Currency exchange businesses to have licence

On 2 June 2017, the Danish Parliament adopted a new act on measures to prevent money laundering, the primary objective being to implement the fourth Anti-Money Laundering Directive. The new Act stipulates that currency exchange activities require a licence from the Danish FSA. The supervision of currency exchange businesses will be be moved to the Danish FSA at the same time.

The new requirement of a licence in order to engage in currency exchange activities is not a part of the fourth Anti-Money Laundering Directive. It is a purely national, "goldplating" arrangement. However, it appears from the explanatory notes that both the move of the supervision of the currency exchange businesses to the Danish FSA and the introduction of the licence requirement are intended to result in significant tightening of the supervision and the requirements to be fulfilled by currency exchange businesses.

The requirement should be seen in light of both currency exchange activities and money remittance activities being considered to be high-risk areas for money laundering and cases in recent years about non-compliance with the Danish Act on Measures to Prevent Money Laundering in both money remittance businesses and currency exchange businesses have demonstrated that the sector has difficulty complying with the Danish Act on Measures to Prevent Money Laundering.

New requirements to be fulfilled by currency exchange businesses

The new licence requirement applies to all businesses engaging in commercial currency exchange activities; it is not required that currency exchange is the business's primary activity. Compared to the Danish Business Authority's existing registration scheme, the licence requirement entails a number of new requirements to be fulfilled by currency exchange businesses:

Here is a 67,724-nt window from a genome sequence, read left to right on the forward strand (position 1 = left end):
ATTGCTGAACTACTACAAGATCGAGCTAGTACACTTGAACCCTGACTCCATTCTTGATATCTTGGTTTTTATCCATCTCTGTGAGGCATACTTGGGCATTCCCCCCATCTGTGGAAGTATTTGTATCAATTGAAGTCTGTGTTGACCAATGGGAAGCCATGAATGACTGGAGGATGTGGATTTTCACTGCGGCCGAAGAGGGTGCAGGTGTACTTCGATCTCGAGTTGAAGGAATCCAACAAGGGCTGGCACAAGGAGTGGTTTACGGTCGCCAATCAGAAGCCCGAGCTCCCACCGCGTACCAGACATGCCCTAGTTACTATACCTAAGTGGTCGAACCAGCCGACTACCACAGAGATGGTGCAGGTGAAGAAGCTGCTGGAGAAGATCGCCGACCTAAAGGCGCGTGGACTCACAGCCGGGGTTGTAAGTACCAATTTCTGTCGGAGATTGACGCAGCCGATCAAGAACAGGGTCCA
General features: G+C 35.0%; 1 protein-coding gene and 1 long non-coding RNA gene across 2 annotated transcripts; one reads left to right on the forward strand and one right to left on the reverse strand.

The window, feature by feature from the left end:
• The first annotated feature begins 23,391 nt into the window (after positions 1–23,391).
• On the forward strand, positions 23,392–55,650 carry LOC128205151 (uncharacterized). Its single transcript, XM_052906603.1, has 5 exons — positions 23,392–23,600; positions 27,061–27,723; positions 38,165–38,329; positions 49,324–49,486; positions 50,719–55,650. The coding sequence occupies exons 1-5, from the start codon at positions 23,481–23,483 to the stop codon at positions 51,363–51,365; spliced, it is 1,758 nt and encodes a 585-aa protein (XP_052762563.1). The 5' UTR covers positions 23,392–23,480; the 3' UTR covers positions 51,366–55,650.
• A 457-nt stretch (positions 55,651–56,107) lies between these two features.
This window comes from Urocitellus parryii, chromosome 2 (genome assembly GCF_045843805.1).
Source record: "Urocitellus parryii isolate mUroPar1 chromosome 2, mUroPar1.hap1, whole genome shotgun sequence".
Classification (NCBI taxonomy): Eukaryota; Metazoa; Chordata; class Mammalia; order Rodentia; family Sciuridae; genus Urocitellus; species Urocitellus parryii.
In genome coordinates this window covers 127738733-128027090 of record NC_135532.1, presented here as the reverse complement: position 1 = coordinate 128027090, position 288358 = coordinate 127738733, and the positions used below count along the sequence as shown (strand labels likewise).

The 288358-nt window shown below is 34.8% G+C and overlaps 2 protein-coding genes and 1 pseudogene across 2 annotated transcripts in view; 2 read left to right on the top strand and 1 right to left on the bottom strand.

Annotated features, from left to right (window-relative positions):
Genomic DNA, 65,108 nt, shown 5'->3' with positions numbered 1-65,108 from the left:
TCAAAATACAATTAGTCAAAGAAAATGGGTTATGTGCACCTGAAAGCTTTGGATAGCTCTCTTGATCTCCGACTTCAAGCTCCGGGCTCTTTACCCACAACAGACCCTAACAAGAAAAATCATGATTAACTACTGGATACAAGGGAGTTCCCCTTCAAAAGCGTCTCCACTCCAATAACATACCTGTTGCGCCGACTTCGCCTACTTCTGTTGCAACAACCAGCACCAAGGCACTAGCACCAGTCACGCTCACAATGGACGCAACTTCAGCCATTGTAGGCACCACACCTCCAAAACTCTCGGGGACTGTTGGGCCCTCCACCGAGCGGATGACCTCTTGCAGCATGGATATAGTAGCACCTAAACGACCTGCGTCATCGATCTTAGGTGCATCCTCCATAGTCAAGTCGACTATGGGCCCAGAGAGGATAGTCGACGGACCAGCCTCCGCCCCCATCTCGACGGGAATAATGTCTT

• Fit and proper requirements to be fulfilled by the management. It means that it will no longer be enough that the management has not been found guilty of any offences providing grounds for an immediate risk of abuse of their position - the management must have the necessary knowledge/experience/skills and a good reputation
  • Written procedures. It is no longer sufficient that the business has money laundering procedures in place to comply with the requirements laid down in the Act in such regard. In the future, there will also be requirements as to policies and controls including for instance risk management and IT security
  • The business's business model. The Danish FSA will assess the viability of the business model based on its description as well as a budget prognosis for the next three years
In summary, the new requirements will make the licence procedure for, and the licence requirements to be fulfilled by, the currency exchange businesses largely resemble the ones that already apply to for instance money remittance businesses under the Danish Payment Services Act.

Grandfathering rules

The licence requirement, together with the rest of the new Danish Act on Measures to Prevent Money Laundering, will enter into force on 26 June 2017. However, a gransfathering rule applies to currency exchange businesses that are already registered with the Danish Business Authority under the current Danish Act on Measures to Prevent Money Laundering as of 26 June 2017.

This means that such businesses may continue their activities without a licence if they apply for a licence under the new rules on 31 December 2017 at the latest. If they do not apply for a licence, they must stop their currency exchange activities on 31 December 2017 at the latest.

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